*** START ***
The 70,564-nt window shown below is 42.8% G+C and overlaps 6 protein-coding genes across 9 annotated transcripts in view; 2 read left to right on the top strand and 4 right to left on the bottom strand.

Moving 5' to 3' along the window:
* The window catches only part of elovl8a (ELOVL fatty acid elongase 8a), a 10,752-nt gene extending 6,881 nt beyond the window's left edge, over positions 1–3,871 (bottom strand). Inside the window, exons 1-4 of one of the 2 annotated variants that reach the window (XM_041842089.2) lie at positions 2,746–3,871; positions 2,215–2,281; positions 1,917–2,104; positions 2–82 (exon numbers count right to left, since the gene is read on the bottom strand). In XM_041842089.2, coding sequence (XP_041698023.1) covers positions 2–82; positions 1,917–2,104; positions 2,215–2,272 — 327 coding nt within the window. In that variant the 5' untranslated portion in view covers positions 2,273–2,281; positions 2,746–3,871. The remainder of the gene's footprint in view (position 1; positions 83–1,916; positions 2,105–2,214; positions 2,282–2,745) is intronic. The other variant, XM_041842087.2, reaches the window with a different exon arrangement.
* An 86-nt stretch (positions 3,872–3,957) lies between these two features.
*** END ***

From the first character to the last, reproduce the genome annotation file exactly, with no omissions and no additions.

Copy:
The 70,564-nt window shown below is 42.8% G+C and overlaps 6 protein-coding genes across 9 annotated transcripts in view; 2 read left to right on the top strand and 4 right to left on the bottom strand.

Moving 5' to 3' along the window:
* The window catches only part of elovl8a (ELOVL fatty acid elongase 8a), a 10,752-nt gene extending 6,881 nt beyond the window's left edge, over positions 1–3,871 (bottom strand). Inside the window, exons 1-4 of one of the 2 annotated variants that reach the window (XM_041842089.2) lie at positions 2,746–3,871; positions 2,215–2,281; positions 1,917–2,104; positions 2–82 (exon numbers count right to left, since the gene is read on the bottom strand). In XM_041842089.2, coding sequence (XP_041698023.1) covers positions 2–82; positions 1,917–2,104; positions 2,215–2,272 — 327 coding nt within the window. In that variant the 5' untranslated portion in view covers positions 2,273–2,281; positions 2,746–3,871. The remainder of the gene's footprint in view (position 1; positions 83–1,916; positions 2,105–2,214; positions 2,282–2,745) is intronic. The other variant, XM_041842087.2, reaches the window with a different exon arrangement.
* An 86-nt stretch (positions 3,872–3,957) lies between these two features.